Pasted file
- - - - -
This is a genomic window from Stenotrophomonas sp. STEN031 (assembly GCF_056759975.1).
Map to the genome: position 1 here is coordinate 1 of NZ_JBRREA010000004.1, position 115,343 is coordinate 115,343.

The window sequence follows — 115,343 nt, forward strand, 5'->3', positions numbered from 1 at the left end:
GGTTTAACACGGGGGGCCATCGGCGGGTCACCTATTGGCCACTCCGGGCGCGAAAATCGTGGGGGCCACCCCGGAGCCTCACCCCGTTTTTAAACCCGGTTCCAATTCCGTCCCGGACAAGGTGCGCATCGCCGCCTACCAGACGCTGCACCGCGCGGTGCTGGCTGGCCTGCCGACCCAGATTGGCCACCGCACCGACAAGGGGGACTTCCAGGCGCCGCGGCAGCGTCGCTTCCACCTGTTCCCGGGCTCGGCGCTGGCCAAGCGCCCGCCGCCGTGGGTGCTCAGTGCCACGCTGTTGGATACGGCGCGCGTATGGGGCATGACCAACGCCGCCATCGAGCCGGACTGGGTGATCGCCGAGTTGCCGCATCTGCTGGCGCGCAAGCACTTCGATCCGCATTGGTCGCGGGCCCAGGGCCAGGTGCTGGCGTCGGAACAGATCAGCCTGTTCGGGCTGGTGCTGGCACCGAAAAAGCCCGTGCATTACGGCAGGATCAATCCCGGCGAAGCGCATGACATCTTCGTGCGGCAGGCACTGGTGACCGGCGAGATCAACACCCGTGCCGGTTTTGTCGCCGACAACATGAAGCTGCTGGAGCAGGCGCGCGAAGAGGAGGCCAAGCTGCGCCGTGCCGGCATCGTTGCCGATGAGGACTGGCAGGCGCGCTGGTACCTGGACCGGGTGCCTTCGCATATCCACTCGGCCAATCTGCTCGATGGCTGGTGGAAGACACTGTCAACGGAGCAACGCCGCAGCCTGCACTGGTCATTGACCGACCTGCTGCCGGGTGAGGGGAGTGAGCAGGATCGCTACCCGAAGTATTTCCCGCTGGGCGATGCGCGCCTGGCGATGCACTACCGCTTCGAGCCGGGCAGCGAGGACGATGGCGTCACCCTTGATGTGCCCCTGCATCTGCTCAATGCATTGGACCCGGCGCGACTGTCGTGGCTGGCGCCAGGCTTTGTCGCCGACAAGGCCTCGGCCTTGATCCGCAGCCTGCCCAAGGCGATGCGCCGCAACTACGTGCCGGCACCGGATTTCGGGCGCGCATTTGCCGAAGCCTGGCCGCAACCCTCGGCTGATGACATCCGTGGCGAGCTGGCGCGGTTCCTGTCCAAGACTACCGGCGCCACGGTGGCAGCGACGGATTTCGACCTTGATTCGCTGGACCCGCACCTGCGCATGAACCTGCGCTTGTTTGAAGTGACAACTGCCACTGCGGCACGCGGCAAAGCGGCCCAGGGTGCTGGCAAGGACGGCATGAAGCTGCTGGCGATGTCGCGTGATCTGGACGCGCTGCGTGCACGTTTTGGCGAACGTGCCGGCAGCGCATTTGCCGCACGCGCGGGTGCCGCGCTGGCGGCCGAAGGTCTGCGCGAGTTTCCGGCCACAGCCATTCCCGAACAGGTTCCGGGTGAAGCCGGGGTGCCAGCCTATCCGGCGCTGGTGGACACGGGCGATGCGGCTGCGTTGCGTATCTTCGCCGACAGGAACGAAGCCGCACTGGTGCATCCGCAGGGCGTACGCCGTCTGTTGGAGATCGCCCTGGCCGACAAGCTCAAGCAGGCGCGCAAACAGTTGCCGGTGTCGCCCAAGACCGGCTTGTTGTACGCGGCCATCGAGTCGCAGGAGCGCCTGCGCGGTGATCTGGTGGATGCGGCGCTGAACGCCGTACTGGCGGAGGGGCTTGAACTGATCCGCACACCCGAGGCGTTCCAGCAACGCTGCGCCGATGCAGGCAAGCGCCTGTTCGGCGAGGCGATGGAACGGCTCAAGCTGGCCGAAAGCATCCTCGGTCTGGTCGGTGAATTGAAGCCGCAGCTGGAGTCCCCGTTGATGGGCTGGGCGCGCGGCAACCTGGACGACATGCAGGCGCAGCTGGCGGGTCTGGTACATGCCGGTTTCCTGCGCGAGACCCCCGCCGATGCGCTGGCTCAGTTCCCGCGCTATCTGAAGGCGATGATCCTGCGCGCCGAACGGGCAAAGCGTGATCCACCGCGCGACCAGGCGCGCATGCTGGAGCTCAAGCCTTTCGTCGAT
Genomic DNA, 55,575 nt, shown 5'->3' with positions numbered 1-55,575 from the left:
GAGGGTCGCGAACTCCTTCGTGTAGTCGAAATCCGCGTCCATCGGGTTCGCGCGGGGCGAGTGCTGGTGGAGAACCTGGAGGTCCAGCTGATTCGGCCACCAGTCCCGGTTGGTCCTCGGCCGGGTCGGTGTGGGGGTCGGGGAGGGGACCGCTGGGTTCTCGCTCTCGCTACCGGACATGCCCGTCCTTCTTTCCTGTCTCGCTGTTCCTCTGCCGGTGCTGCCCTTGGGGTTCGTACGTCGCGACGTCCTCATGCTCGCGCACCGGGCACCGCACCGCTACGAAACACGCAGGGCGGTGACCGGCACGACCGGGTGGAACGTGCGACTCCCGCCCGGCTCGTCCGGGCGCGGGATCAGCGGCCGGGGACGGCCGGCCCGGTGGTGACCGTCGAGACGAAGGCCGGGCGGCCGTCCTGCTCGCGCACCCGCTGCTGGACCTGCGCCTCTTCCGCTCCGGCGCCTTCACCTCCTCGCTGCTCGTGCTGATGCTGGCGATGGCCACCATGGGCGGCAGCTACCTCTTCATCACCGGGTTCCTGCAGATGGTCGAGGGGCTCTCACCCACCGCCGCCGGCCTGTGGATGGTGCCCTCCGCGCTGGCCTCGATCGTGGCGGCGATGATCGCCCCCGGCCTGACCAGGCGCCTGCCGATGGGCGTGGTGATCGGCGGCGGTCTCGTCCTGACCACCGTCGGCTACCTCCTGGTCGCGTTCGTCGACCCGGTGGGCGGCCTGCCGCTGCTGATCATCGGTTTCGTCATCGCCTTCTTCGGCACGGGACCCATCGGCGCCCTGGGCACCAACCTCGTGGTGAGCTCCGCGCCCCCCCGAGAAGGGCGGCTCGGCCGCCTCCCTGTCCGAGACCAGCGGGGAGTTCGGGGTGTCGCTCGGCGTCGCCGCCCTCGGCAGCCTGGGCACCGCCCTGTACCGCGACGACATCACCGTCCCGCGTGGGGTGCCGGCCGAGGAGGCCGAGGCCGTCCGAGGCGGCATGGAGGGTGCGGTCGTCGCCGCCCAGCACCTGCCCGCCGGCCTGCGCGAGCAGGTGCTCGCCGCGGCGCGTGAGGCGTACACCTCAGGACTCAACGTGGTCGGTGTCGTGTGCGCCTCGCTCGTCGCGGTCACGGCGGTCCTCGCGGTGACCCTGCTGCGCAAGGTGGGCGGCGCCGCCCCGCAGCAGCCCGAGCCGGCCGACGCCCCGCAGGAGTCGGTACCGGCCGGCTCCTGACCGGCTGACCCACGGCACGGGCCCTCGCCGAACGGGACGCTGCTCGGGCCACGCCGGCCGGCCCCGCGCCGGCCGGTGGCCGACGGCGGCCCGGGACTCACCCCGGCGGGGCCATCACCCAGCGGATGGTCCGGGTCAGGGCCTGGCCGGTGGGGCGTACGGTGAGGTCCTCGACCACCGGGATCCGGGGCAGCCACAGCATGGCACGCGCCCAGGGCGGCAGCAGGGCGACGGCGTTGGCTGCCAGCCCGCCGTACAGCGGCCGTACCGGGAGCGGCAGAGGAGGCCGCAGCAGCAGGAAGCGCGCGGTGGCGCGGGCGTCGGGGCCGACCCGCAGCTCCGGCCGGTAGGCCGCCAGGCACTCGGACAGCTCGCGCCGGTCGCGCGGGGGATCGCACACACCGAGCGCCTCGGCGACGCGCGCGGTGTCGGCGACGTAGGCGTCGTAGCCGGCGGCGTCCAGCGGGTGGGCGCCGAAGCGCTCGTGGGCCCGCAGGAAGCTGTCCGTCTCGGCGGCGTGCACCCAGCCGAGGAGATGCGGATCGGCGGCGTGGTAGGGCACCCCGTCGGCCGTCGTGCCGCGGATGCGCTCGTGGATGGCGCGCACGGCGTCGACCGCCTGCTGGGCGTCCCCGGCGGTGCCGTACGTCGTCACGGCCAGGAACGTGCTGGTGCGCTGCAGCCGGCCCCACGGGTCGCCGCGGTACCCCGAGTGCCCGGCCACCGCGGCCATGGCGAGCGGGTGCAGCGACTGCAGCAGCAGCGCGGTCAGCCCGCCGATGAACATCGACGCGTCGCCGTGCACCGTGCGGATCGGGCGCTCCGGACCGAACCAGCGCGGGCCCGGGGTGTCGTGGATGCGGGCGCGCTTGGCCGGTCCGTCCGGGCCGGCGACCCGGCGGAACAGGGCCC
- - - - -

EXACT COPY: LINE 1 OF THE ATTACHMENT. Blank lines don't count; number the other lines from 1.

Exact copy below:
This is a genomic window from Stenotrophomonas sp. STEN031 (assembly GCF_056759975.1).